Technology and Health Care 2020 June 19 [Link]
Background: Pleural Mesothelioma (PM) is an unusual, belligerent tumor that rapidly develops into cancer in the pleura of the lungs. Pleural Mesothelioma is a common type of Mesothelioma that accounts for about 75% of all Mesothelioma diagnosed yearly in the U.S. Diagnosis of Mesothelioma takes several months and is expensive. Given the risk and constraints associated with PM diagnosis, early identification of this ailment is essential for patient health.
Objective: In this study, we use artificial intelligence algorithms recommending the best fit model for early diagnosis and prognosis of Malignant Pleural Mesothelioma (MPM).
Methods: We retrospectively retrieved patients’ clinical data collected by Dicle University, Turkey and applied multilayered perceptron (MLP), voted perceptron (VP), Clojure classifier (CC), kernel logistic regression (KLR), stochastic gradient decent (SGD), adaptive boosting (AdaBoost), Hoeffding tree (VFDT), and primal estimated sub-gradient solver for support vector machine (s-Pegasos). We evaluated the models, compared and tested them using paired t-test (corrected) at 0.05 significance based on their respective classification accuracy, f-measure, precision, recall, root mean squared error, receivers’ characteristic curve (ROC), and precision-recall curve (PRC).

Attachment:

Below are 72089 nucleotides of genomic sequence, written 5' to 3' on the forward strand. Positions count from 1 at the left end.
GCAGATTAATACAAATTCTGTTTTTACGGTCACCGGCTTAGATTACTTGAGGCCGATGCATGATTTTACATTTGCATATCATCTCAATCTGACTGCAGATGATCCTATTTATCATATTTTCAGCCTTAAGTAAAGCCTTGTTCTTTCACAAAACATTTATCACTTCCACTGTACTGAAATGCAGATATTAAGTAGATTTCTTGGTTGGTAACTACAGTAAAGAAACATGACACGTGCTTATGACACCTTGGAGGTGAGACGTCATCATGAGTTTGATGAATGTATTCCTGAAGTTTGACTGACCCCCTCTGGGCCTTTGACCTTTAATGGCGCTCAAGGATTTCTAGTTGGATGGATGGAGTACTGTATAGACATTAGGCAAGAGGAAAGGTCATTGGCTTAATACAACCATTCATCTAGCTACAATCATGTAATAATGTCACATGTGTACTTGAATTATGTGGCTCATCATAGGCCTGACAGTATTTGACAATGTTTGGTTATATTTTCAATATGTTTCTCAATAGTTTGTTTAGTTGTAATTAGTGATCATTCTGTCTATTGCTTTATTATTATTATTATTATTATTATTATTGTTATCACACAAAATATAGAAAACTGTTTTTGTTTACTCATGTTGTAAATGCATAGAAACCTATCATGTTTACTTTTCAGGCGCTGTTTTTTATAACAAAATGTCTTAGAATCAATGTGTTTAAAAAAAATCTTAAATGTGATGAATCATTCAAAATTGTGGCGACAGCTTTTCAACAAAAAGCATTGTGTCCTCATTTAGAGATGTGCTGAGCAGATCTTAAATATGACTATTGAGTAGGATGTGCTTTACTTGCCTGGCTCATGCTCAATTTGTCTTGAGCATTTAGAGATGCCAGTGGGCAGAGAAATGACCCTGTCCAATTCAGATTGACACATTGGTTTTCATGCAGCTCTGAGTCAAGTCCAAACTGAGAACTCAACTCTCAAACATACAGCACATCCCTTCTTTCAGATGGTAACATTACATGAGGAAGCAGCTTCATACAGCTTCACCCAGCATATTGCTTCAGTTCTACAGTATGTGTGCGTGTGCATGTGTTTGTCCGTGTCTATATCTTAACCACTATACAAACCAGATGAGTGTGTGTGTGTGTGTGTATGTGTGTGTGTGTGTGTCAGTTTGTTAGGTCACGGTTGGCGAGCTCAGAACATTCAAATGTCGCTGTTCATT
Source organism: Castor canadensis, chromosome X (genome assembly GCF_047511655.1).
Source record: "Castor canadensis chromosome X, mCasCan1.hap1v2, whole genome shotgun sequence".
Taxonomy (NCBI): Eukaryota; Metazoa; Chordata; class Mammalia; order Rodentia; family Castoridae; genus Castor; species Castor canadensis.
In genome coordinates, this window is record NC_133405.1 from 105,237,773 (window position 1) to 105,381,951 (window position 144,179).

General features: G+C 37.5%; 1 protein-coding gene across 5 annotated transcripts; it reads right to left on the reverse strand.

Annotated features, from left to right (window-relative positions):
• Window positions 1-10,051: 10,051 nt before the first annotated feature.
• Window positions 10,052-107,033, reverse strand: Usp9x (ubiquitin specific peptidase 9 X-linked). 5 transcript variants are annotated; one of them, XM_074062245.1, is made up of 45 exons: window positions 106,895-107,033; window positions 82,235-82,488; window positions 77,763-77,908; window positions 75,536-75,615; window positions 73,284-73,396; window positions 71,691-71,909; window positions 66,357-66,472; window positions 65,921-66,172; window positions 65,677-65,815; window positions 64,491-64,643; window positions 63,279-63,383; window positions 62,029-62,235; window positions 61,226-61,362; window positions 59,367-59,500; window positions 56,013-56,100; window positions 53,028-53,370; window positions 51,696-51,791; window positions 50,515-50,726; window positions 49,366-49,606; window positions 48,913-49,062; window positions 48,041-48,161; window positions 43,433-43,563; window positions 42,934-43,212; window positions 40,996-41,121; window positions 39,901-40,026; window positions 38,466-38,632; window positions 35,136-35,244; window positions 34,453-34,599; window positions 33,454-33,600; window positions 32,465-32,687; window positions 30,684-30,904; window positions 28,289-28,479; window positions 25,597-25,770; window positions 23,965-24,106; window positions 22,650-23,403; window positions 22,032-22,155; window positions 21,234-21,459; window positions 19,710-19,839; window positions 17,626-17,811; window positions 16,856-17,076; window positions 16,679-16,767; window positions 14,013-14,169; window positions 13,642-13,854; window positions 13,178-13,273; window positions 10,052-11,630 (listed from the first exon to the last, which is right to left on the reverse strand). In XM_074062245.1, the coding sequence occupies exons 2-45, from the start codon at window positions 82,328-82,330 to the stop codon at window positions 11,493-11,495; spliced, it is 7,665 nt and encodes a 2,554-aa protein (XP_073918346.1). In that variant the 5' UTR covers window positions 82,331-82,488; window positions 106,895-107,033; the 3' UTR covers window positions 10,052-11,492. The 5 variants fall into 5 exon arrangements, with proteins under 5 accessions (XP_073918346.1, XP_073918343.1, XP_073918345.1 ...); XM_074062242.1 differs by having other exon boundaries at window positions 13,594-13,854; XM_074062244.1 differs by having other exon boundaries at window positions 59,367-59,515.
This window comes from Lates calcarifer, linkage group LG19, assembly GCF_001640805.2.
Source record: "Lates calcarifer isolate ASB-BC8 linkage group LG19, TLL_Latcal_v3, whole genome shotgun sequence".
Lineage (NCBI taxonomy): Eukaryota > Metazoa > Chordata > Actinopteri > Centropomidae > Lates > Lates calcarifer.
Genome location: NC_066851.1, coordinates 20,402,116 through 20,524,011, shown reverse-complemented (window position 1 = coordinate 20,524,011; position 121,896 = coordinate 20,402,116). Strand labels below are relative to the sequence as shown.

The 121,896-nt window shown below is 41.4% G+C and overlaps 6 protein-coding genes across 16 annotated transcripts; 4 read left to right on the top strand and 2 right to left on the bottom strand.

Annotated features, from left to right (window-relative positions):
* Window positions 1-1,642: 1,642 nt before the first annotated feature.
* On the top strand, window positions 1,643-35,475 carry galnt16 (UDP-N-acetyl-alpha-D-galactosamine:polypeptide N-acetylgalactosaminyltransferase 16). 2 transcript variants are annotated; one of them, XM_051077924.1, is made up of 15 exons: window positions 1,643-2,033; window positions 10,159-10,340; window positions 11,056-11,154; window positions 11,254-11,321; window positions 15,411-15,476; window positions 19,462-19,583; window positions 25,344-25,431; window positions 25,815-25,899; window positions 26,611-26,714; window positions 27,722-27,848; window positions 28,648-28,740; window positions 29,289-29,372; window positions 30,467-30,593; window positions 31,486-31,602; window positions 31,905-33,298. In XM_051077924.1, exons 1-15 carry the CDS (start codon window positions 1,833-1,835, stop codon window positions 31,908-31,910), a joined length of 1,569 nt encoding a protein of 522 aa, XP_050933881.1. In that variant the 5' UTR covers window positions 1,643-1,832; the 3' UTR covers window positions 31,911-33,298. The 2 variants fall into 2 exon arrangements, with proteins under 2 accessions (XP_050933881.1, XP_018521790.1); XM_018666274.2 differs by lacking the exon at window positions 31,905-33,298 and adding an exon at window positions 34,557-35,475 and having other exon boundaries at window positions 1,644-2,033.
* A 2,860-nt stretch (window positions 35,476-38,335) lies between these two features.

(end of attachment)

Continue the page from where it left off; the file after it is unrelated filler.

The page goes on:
Results: In phase 1, SGD, AdaBoost.M1, KLR, MLP, VFDT generate optimal results with the highest possible performance measures. In phase 2, AdaBoost, with a classification accuracy of 71.29%, outperformed all other algorithms. C-reactive protein, platelet count, duration of symptoms, gender, and pleural protein were found to be the most relevant predictors that can prognosticate Mesothelioma.
Conclusion: This study confirms that data obtained from biopsy and imaging tests are strong predictors of Mesothelioma but are associated with a high cost; however, they can identify Mesothelioma with optimal accuracy.
Keywords: Mesothelioma; artificial intelligence; decision support system; lung cancer; machine learning; predictive modeling.